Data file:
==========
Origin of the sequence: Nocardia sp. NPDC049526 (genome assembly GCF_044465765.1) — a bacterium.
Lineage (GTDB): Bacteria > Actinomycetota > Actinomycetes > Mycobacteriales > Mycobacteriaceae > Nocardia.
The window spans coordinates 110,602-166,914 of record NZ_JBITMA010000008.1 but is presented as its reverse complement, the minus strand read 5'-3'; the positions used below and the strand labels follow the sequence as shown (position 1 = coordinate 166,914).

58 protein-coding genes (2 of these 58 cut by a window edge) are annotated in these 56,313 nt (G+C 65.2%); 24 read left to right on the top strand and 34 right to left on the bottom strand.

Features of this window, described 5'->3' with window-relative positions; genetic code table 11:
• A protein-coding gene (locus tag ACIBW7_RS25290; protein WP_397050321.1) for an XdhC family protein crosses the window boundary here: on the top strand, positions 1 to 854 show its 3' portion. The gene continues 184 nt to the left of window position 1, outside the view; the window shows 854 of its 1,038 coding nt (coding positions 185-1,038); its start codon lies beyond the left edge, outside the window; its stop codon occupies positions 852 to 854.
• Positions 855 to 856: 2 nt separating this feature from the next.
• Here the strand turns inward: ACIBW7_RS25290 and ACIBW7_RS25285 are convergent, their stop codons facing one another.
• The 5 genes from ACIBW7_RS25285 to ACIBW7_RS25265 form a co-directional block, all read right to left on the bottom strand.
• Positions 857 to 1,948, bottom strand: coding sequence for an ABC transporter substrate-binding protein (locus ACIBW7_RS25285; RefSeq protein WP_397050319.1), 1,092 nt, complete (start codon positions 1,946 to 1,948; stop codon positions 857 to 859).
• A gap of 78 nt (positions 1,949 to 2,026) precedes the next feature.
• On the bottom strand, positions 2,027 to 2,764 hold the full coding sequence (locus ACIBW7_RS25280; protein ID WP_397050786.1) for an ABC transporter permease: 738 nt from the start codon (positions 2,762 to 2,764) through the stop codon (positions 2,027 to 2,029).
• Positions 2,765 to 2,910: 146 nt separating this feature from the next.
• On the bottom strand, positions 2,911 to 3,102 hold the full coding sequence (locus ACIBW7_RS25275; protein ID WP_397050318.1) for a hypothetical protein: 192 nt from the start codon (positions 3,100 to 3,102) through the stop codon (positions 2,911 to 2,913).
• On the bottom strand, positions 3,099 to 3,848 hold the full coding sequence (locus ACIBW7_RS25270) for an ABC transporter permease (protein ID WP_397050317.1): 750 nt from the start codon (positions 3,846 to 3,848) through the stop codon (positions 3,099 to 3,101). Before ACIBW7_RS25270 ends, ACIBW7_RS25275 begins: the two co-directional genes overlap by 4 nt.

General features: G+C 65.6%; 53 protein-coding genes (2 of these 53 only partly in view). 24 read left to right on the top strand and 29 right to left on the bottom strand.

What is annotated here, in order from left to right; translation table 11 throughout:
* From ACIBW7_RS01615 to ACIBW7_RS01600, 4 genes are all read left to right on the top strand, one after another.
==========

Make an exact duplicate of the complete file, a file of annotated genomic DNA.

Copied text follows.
Origin of the sequence: Nocardia sp. NPDC049526 (genome assembly GCF_044465765.1) — a bacterium.
Lineage (GTDB): Bacteria > Actinomycetota > Actinomycetes > Mycobacteriales > Mycobacteriaceae > Nocardia.
The window spans coordinates 110,602-166,914 of record NZ_JBITMA010000008.1 but is presented as its reverse complement, the minus strand read 5'-3'; the positions used below and the strand labels follow the sequence as shown (position 1 = coordinate 166,914).

58 protein-coding genes (2 of these 58 cut by a window edge) are annotated in these 56,313 nt (G+C 65.2%); 24 read left to right on the top strand and 34 right to left on the bottom strand.

Features of this window, described 5'->3' with window-relative positions; genetic code table 11:
• A protein-coding gene (locus tag ACIBW7_RS25290; protein WP_397050321.1) for an XdhC family protein crosses the window boundary here: on the top strand, positions 1 to 854 show its 3' portion. The gene continues 184 nt to the left of window position 1, outside the view; the window shows 854 of its 1,038 coding nt (coding positions 185-1,038); its start codon lies beyond the left edge, outside the window; its stop codon occupies positions 852 to 854.
• Positions 855 to 856: 2 nt separating this feature from the next.
• Here the strand turns inward: ACIBW7_RS25290 and ACIBW7_RS25285 are convergent, their stop codons facing one another.
• The 5 genes from ACIBW7_RS25285 to ACIBW7_RS25265 form a co-directional block, all read right to left on the bottom strand.
• Positions 857 to 1,948, bottom strand: coding sequence for an ABC transporter substrate-binding protein (locus ACIBW7_RS25285; RefSeq protein WP_397050319.1), 1,092 nt, complete (start codon positions 1,946 to 1,948; stop codon positions 857 to 859).
• A gap of 78 nt (positions 1,949 to 2,026) precedes the next feature.
• On the bottom strand, positions 2,027 to 2,764 hold the full coding sequence (locus ACIBW7_RS25280; protein ID WP_397050786.1) for an ABC transporter permease: 738 nt from the start codon (positions 2,762 to 2,764) through the stop codon (positions 2,027 to 2,029).
• Positions 2,765 to 2,910: 146 nt separating this feature from the next.
• On the bottom strand, positions 2,911 to 3,102 hold the full coding sequence (locus ACIBW7_RS25275; protein ID WP_397050318.1) for a hypothetical protein: 192 nt from the start codon (positions 3,100 to 3,102) through the stop codon (positions 2,911 to 2,913).
• On the bottom strand, positions 3,099 to 3,848 hold the full coding sequence (locus ACIBW7_RS25270) for an ABC transporter permease (protein ID WP_397050317.1): 750 nt from the start codon (positions 3,846 to 3,848) through the stop codon (positions 3,099 to 3,101). Before ACIBW7_RS25270 ends, ACIBW7_RS25275 begins: the two co-directional genes overlap by 4 nt.

General features: G+C 65.6%; 53 protein-coding genes (2 of these 53 only partly in view). 24 read left to right on the top strand and 29 right to left on the bottom strand.

What is annotated here, in order from left to right; translation table 11 throughout:
* From ACIBW7_RS01615 to ACIBW7_RS01600, 4 genes are all read left to right on the top strand, one after another.